“Joanne” was also an immediate standout to me. From the moment the guitars started, they reminded me of Dinosaur Jr.’s signature distorted-sound…but Monkey Fightin’ Snakes take it all in a much more accessible direction than you’d find on anything by J Mascis & his post-grunge collective. Smart verse…great chords and melody that drop in tone and turn in directions you probably wouldn’t expect at first – and it all snaps together completely smartly on this cut. Excellent bass-work from Dave Stoyles.
And though Monkey Fightin’ Snakes might go on to remind you of other bands in spots, it really does seem as if they’ve found a sound unto themselves on this record. I don’t know many bands that write like these guys do, or sound like them…and I think potentially that could pay off extremely well for this band over time. Take “Mrs. Jones” for example…I mean…best I could say for a comparison, would be that they sound like a alternative/pop version of Pearl Jam here…not too many I know that sound like that out there right now that I can think of! There’s a clever flow to the vocals here, and Davies is once again at his best, snarling with the just the right energy & emotion to match the music and its attack. The drums solidly pop along with inspired rhythm; Darren Atkinson helps bring this one to life with clever switches, fills and crashing cymbal-hits right to its very end.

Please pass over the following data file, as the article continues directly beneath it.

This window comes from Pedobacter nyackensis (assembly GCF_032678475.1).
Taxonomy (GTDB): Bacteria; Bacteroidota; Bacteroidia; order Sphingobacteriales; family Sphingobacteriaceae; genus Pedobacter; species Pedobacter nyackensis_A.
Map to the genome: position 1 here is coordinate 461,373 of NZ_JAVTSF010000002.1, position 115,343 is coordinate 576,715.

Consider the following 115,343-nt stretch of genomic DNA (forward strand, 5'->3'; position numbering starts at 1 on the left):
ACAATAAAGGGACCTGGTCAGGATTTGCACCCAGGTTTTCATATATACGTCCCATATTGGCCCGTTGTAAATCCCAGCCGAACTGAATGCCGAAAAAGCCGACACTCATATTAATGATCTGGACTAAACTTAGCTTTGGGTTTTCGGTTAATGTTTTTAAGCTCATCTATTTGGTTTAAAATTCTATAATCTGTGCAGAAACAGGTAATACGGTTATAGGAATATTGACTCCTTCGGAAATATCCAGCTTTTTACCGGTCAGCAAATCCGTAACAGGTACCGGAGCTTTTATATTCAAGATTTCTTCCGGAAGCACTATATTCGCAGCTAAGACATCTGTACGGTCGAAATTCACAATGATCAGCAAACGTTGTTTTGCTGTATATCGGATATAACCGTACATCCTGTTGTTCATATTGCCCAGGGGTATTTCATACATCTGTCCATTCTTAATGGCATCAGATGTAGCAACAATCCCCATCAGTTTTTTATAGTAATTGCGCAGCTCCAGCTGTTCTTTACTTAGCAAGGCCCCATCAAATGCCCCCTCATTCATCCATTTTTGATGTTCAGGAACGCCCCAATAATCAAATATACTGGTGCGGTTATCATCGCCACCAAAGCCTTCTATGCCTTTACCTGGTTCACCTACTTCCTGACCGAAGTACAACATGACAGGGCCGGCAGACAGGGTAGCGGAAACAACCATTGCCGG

Taking up the distortion a notch into the opening of “Real Still,” it soon breaks to a calm as it flows gently through the verse. Great writing here on this track…the kind that really builds upon itself and lets loose in the chorus, with all-parts captivating. Relating a tale of personal-experience perhaps, or true-story of some-sort, the pound & plunder the melody in this song and “Real Still” kind of comes out sounding a little more raw, real & CLOSE to them than some of the rest by comparison. Solid instrumentation on display from the three-piece once again in full-bloom in the middle of this track with a smooth breakdown that lasts for quite a while (in a good way!) as the track heads towards the end in a complete second-gear. They’ve down-shifted the energy, but upped the charm in the melody of the music for a captivating result that rides out to the song’s end.